2: Donkey Ways

Posted: Thursday, May 29th, 2014
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Learn from those who have gone before how perfectly the Lord will secure a destiny from the inevitable downfall of humanity's donkey nature.

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King Saul is a striking portrait of stubbornness… and its end.  Saul didn’t want God’s will.  He wanted God’s approval of his own will… and whatever Saul wanted, he believed was God’s will.  This… is stubbornness.

Reading: I Samuel 13, 15

When thousands of Philistines were camped against Israel, Samuel was coming down to Gilgal to offer sacrifices to the Lord.  Saul and the frightened people gathered there waiting.  When Samuel did not come by the seventh day, Saul made the offering himself, though he was not a priest.  Saul had an explanation that satisfied him, one that perfectly justified his presumption.  How could Samuel – and God – not understand his reason?

“I saw that the people were scattering from me, and that you did not come within the appointed days, and that the Philistines were assembling…  So I forced myself and offered the burnt offering.”

An excuse in three parts, putting the blame on all – the people, Samuel and the Philistines – all except himself, to whom he ascribed the deed of disobedience as a noble, self-sacrificing act.  By not waiting three more hours, Saul lost his kingdom.

In God’s view of earthly matters, disobedience is more deadly than thousands of Philistine warriors.  A Sovereign Lord could route them easily by an earthquake (I Sam. 14:15), but He would not swallow a cunning pretext for the violation of His holy priesthood.

Samuel said, “…now your kingdom shall not endure.  The Lord has sought out for Himself a man after His own heart, and the Lord has appointed him as ruler over His people, because you have not kept what the Lord commanded you” (l Sam. 13:14).

Saul was not changed nor did he change his ways.  The loss of his place and his throne did not shake him from his course.  Donkeys have very hard skulls and though they be struck in the head with a blow, they barely feel it.

Samuel brought to Saul the ancient order of God (Deut. 25:17-19).  Because of their cruelty to Israel as they crossed the desert, God had called for the complete destruction of Amalek: “Utterly destroy all that he (Amalek) has and do not spare him; but put to death both man and woman, child and infant, ox and sheep, camel and donkey” (I Sam. 15:3).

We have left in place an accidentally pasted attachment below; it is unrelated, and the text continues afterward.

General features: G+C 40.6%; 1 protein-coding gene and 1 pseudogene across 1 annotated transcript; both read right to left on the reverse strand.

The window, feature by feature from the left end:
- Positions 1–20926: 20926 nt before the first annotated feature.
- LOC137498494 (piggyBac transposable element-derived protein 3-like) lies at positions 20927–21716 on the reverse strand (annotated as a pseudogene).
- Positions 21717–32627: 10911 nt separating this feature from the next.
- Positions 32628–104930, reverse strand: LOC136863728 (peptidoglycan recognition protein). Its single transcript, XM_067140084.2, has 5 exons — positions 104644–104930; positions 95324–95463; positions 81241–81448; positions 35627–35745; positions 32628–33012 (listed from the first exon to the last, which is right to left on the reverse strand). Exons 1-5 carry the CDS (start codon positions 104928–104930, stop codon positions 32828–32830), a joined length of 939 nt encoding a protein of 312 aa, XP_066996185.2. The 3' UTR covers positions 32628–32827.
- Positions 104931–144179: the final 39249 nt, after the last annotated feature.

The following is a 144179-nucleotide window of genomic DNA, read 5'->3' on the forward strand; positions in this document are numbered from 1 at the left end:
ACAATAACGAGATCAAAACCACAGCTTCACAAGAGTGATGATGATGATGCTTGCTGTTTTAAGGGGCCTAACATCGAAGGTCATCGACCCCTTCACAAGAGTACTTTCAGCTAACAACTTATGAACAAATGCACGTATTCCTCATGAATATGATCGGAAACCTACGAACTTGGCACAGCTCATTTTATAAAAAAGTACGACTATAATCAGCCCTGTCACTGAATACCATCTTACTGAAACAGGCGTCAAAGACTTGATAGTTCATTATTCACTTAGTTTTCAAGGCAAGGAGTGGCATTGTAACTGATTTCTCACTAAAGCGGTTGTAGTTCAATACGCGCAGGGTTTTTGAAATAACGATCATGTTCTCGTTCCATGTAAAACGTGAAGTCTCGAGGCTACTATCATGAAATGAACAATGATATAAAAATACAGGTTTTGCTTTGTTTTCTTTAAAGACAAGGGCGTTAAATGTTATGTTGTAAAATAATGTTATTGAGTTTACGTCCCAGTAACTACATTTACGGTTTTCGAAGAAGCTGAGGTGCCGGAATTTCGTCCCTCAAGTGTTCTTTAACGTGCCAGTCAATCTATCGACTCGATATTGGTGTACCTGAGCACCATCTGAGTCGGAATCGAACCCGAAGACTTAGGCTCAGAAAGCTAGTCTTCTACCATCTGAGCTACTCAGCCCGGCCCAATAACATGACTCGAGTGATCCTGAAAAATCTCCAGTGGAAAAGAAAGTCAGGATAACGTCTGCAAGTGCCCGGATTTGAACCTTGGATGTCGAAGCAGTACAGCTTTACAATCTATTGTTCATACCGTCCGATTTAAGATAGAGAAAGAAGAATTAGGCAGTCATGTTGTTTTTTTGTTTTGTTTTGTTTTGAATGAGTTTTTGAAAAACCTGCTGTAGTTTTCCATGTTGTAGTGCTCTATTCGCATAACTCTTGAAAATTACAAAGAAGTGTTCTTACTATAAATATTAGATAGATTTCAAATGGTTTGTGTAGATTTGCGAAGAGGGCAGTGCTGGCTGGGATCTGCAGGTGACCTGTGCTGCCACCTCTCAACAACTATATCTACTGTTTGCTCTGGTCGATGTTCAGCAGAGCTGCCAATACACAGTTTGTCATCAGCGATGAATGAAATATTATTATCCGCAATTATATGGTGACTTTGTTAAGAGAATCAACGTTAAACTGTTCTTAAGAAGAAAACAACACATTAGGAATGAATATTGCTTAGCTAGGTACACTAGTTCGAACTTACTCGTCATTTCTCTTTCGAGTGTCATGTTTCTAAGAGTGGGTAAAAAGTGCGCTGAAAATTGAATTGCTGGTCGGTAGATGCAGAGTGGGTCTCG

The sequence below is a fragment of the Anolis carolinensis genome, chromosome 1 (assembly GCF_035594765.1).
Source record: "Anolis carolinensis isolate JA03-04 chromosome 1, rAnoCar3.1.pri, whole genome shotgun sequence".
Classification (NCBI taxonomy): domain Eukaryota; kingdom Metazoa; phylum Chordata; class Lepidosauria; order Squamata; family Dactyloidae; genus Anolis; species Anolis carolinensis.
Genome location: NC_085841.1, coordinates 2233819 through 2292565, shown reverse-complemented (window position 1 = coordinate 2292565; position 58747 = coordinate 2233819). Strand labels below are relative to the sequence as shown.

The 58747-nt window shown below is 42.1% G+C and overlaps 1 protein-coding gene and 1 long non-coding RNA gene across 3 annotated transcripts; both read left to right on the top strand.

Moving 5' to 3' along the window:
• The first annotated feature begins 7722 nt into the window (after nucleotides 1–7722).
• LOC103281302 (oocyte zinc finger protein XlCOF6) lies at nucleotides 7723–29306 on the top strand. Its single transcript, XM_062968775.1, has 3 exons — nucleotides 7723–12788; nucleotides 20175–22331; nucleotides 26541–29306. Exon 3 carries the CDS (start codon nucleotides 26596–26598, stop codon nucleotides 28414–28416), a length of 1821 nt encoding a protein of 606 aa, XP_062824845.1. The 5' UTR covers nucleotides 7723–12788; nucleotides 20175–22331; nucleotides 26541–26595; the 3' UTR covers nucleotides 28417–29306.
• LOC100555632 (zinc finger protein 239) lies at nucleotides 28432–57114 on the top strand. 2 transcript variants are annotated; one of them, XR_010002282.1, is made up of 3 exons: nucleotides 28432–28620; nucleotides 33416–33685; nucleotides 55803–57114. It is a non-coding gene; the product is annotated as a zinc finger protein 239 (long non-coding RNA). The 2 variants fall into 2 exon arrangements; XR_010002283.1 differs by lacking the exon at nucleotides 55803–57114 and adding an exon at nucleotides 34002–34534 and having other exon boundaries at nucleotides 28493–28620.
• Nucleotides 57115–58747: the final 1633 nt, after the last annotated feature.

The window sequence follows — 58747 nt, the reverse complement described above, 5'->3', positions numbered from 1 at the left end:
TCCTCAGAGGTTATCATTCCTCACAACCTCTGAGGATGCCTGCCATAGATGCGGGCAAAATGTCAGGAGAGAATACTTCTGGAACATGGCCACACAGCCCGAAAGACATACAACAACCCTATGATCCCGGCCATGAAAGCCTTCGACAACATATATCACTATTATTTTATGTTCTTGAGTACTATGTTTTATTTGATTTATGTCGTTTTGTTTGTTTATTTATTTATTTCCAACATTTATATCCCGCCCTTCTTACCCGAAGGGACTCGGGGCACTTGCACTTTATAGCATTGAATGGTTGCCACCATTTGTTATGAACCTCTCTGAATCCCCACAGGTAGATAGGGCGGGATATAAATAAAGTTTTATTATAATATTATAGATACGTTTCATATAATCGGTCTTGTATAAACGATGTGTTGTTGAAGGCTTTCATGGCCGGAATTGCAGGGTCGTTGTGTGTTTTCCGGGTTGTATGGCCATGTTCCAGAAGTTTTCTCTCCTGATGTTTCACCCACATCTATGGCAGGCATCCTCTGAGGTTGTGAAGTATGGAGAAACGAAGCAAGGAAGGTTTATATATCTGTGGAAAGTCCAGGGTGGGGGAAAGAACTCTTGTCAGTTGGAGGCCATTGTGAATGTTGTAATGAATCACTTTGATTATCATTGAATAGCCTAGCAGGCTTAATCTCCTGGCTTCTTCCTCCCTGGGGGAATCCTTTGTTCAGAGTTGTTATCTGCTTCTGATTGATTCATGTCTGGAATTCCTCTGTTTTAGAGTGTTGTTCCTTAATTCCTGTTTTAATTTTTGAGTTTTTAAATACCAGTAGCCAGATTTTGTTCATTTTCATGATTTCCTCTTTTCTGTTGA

Saul, who believed his own ideas were better than God’s, saved the king and the best of the animals.  So pleased was Saul with his independent handling of Amalek, that before Samuel arrived, he had “set up a monument for himself.”  And in the confidence of sheer gall, he dared to greet Samuel with “Blessed are you of the Lord! I have carried out the command of the Lord.”

Again he blamed the people. Again he gave it a noble twist, a religious reason for direct disobedience.  Turning his unheeding agenda into God’s benefit, “the best of sheep and oxen, to sacrifice to the Lord your God” (I Sam. 15:15).

The man needed an education into God and Samuel gave it:

To obey is better than sacrifice,
and to heed, than the fat of rams.
For rebellion is like the sin of witchcraft,
and stubbornness is as iniquity and idolatry.
I Sam. 15:22 NKJV

Rebellion is to presume an action that God has not originated.  (Serving as priest when you are not.)  But stubbornness is continuing on the rigid path of your willfulness even after being corrected… by GOD!

When Saul stole Samuel’s place, he lost his throne, but when he knew better than God, Saul lost God.  “…The Spirit of the Lord departed from Saul and an evil spirit from the Lord tormented and troubled him” (I Sam. 16:14 AMP).

Copyright © 2000 Martha Blaney Kilpatrick, Donkey Doctrine

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